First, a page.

In general, the federal government seeks to award 23 percent of federal contract dollars to small businesses, which includes a goal of 5 percent of those funds to women-owned businesses in certain industries.
In 2013, the government fell short of the goal and awarded 4.32 percent of prime contract dollars, about $15.4 billion, to women-owned ventures, said Aditi Dussault, special advisor at the U.S. Small Business Administration.
However, it was an improvement over previous years.
“We have been hovering around 4 percent for the past three or four years,” she said at the conference. “It’s a demonstration that we have made progress, but we obviously have more work to do.”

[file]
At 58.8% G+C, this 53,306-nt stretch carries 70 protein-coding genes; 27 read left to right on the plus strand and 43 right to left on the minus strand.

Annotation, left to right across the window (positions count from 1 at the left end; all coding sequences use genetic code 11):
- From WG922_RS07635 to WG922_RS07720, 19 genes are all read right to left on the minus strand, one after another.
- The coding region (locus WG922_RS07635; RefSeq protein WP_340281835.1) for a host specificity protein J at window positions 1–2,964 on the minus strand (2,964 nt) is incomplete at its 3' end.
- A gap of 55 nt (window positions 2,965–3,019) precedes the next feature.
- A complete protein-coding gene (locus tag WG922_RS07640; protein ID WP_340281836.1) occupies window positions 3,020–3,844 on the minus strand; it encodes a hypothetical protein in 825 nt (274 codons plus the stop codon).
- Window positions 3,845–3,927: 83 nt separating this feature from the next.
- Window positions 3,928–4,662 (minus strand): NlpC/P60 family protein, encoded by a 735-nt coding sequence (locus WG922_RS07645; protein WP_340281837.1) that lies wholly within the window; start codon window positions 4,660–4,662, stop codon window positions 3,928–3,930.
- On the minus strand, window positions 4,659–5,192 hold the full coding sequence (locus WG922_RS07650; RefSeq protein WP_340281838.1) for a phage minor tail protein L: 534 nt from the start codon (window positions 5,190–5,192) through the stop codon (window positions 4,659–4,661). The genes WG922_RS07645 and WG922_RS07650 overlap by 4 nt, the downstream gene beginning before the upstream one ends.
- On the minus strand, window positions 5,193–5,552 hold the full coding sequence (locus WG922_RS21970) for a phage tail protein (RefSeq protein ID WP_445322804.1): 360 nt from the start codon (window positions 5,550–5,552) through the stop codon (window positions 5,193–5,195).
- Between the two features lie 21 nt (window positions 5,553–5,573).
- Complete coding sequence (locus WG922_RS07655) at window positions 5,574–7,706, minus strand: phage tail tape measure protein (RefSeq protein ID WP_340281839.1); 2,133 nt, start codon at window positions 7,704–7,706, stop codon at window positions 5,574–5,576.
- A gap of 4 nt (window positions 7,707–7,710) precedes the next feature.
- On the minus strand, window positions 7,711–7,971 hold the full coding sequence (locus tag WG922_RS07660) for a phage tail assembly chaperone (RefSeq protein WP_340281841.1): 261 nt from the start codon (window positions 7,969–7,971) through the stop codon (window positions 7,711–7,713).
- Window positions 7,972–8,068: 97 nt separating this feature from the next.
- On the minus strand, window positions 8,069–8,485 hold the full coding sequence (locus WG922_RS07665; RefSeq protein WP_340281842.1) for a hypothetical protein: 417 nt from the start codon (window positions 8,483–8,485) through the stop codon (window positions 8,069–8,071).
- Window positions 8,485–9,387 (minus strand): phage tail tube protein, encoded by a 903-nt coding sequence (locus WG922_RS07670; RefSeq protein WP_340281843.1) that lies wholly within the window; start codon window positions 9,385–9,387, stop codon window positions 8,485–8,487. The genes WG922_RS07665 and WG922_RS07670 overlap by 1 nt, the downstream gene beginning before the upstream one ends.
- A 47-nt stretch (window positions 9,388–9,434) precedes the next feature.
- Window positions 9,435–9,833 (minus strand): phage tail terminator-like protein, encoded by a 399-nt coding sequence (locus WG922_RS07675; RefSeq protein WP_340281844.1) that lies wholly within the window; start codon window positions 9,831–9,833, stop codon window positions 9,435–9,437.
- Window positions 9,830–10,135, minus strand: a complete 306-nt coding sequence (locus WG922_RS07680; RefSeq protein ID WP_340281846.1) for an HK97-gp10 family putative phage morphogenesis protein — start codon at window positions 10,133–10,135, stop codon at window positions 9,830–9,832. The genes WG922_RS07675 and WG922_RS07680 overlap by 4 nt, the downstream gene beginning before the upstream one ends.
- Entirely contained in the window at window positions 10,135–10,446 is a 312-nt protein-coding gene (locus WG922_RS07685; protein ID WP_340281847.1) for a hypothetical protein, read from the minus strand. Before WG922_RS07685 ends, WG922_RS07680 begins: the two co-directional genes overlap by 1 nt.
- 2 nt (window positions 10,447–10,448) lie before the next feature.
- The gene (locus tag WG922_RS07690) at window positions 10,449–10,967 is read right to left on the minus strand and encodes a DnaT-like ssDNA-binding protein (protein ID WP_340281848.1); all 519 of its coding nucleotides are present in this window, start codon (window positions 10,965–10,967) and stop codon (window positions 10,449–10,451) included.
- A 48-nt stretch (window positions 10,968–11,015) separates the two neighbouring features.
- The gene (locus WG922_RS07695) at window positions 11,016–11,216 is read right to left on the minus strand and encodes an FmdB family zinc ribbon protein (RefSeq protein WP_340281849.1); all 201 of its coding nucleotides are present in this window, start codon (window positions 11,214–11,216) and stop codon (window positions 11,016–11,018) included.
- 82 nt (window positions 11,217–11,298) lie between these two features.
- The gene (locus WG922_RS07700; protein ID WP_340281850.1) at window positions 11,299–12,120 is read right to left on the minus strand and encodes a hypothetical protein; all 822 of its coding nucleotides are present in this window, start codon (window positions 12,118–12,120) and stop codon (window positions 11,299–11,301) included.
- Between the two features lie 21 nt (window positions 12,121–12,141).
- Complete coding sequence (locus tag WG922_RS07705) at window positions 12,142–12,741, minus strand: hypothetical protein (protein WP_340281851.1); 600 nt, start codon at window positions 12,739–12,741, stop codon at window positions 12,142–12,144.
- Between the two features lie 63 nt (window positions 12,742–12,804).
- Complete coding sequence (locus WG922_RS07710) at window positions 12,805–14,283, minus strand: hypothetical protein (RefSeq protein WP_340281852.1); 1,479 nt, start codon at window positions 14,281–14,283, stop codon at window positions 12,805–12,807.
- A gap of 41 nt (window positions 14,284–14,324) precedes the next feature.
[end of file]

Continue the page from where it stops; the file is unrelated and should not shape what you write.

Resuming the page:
In spring 2013, the SBA, Women Impacting Public Policy advocacy organization and American Express OPEN launched a joint initiative to provide federal contracting workshops for female entrepreneurs across the country.
More than 100 women attended last week’s five-hour ChallengeHer workshop at N.C. State University’s McKimmon Center. The female entrepreneurs owned businesses that offered services from writing and branding to commercial cleaning and placing highly skilled scientists and researchers.
A presentation by Rebecca Barbour, the SBTDC Procurement Technical Assistance Center counselor who helped Szymeczek, outlined some of the government contracting basics and best practices.